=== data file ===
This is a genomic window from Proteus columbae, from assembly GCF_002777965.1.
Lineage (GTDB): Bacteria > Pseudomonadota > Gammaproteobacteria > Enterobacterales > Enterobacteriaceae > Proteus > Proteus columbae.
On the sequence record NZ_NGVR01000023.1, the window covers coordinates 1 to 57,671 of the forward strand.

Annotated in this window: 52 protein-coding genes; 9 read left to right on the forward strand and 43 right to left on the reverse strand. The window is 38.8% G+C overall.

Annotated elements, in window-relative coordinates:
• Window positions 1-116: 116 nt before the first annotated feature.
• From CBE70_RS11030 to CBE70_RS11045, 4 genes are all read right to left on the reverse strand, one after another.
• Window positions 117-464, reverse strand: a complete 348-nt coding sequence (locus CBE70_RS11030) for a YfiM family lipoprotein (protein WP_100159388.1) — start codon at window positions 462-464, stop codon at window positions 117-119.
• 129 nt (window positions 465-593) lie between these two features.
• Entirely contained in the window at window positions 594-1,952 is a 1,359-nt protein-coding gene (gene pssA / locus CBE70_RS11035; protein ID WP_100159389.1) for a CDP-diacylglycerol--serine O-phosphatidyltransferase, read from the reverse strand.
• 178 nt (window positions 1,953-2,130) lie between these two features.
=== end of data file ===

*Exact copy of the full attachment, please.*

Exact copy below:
This is a genomic window from Proteus columbae, from assembly GCF_002777965.1.
Lineage (GTDB): Bacteria > Pseudomonadota > Gammaproteobacteria > Enterobacterales > Enterobacteriaceae > Proteus > Proteus columbae.
On the sequence record NZ_NGVR01000023.1, the window covers coordinates 1 to 57,671 of the forward strand.

Annotated in this window: 52 protein-coding genes; 9 read left to right on the forward strand and 43 right to left on the reverse strand. The window is 38.8% G+C overall.

Annotated elements, in window-relative coordinates:
• Window positions 1-116: 116 nt before the first annotated feature.
• From CBE70_RS11030 to CBE70_RS11045, 4 genes are all read right to left on the reverse strand, one after another.
• Window positions 117-464, reverse strand: a complete 348-nt coding sequence (locus CBE70_RS11030) for a YfiM family lipoprotein (protein WP_100159388.1) — start codon at window positions 462-464, stop codon at window positions 117-119.
• 129 nt (window positions 465-593) lie between these two features.
• Entirely contained in the window at window positions 594-1,952 is a 1,359-nt protein-coding gene (gene pssA / locus CBE70_RS11035; protein ID WP_100159389.1) for a CDP-diacylglycerol--serine O-phosphatidyltransferase, read from the reverse strand.
• 178 nt (window positions 1,953-2,130) lie between these two features.